I'm looking at selling my car and am strongly considering bicycling full time. I'm sure many of these have been answered, but the answers might change often enough it might warrant a fresh asking. To give some background, my commute to work would be a touch over 7 miles by bicycle (each way) versus a touch over 5 by car/highway. There are some hills, but I'm in East-Central Texas, not Colorado.
I don't know much about bicycles, but I see myself on some sort of quick do-it-all bike outfitted with fenders and a rear rack/basket, trekking or drop bars, compact crank (I assume that means it's more efficient?,) and probably 10 speeds. 21+ speeds would be nice, but if I'm honest, I'd probably only end up using one set of the gears because of all the confusing overlap, so if I can simply and reduce risks, why not? I've looked at the "Civilian Bicycle Co. Vive Le Roi," but I don't think it comes with fender and rack mounts, Konas, Salsa Vaya 3, some of REI's options, and the Trek 520 but it's been reported to not be quick and responsive.
1.) This is probably going to be the most hotly contested, so why not ask it first?
How much do I need to spend to get a bike that will last, and be good? Sort of like, "How much do I have to spend, where the point of investment and tangible results cross?" Certainly there'd be a point where the results are less and less tangible the more you spend, and I need to try and figure out where the point is, considering that I don't make much more than minimum wage. All the options I listed aren't exactly comfortable for me, especially considering I'd have to spend money on a helmet and other stuff. I thought it'd be <750 to put myself on a good bike, but it's hard to find options around there, especially for a decent no-frills bike that doesn't try and pack a bunch of features and an alloy frame, but compromise on components and build quality. Of course the dollar is poor and I last priced bikes several years ago, which jades things.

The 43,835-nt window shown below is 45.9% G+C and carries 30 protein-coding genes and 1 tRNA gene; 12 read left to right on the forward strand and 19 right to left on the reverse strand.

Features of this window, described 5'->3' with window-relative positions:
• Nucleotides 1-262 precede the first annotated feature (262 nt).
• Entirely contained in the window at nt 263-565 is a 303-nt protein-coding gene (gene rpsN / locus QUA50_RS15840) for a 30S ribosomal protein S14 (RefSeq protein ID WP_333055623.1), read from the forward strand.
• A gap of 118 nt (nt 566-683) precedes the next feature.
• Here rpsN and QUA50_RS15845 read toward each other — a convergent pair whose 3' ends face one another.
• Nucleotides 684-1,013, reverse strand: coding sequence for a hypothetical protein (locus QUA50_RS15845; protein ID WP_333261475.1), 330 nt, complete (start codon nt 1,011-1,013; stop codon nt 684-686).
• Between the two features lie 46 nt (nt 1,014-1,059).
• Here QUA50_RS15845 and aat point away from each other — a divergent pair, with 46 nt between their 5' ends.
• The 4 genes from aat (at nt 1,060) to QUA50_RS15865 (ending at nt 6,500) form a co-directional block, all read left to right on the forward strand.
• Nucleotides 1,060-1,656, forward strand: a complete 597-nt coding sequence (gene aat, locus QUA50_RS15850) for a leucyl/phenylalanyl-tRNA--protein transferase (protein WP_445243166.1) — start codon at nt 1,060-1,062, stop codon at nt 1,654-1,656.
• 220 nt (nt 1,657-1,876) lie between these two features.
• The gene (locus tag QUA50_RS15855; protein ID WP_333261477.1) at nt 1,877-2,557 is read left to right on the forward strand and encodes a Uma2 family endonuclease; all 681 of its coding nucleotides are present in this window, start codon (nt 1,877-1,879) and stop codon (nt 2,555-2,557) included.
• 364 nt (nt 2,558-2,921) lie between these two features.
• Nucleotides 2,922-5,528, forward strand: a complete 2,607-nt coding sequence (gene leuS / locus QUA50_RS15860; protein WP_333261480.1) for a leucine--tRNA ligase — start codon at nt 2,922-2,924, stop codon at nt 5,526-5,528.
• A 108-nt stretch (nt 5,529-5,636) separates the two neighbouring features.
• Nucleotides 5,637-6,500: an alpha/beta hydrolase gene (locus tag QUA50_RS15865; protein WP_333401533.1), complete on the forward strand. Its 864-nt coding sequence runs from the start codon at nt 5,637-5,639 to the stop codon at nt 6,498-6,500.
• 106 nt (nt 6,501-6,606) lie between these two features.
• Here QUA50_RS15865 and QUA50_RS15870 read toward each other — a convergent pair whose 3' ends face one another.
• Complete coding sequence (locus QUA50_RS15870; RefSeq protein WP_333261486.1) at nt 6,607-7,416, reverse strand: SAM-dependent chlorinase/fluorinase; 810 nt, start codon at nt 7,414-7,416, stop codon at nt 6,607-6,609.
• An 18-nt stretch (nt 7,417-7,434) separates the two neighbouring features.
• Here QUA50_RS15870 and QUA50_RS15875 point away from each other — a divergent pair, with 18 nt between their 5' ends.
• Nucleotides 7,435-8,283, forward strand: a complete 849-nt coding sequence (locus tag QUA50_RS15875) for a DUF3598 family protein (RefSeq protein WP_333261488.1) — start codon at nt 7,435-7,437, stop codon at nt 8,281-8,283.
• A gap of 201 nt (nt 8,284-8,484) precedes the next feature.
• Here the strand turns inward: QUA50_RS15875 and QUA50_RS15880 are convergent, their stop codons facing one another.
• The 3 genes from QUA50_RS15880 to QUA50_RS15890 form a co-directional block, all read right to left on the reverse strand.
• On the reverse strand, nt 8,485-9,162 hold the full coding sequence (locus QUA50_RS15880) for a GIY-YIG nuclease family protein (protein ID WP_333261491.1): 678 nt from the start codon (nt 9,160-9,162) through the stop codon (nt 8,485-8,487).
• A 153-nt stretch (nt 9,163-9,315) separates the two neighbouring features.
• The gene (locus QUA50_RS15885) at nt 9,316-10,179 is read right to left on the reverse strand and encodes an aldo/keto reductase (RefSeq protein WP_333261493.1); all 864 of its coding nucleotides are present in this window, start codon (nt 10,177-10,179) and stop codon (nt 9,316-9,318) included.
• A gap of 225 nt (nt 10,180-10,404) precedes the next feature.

2.) What's the difference between men's and women's bikes? I'm gender nonconforming, and it would mean a lot to me if I ended up on a woman's bike, but since I wasn't born female, how much does that reduce the bike fit for me?
3.) If I were to order a bicycle online, what is involved with assembly? How off would the fit be vs. going in store and assuming whatever the shop worker says is correct?
4.) Is it worth it to modify the bike much, where that money could have just been spent on a "higher end" bike? Like, if I were to buy a $1000 bike, change the handlebars, saddle, and wheels (for ones that would be less likely to damage in case I hit a bump,) would I just have been better going straight for the $1300 bike?
5.) Roughly how long would I need to condition myself for the 7/14 mile daily commute? I'm not heavy (127 pounds nude in the morning,) but I'm not perfectly fit either, even though if I try and exercise a few times each week by walking.
6.) Why are there so many variants for the same bike? It seems like some manufacturers try and stick 20 variants on the same frame and fork and charge a 200% price difference between the lowest and highest specs. Why not just go for a different bike instead of going with the lower spec frame and fork combo?
7.) Do I need specific shoes and pedals because of my commute length?
These are self measured using the competitive cyclist size guide, so they probably aren't the most accurate.
inseam - 32
trunk - 25
forearm - 12.5
arm - 25
thigh - 21.5
lower leg - 21
sternal notch - 57
total height - 66
What size frame would that put me on, 54cm? 56 for a "French Fit?," which seems to focus on long distance comfort, something I would like?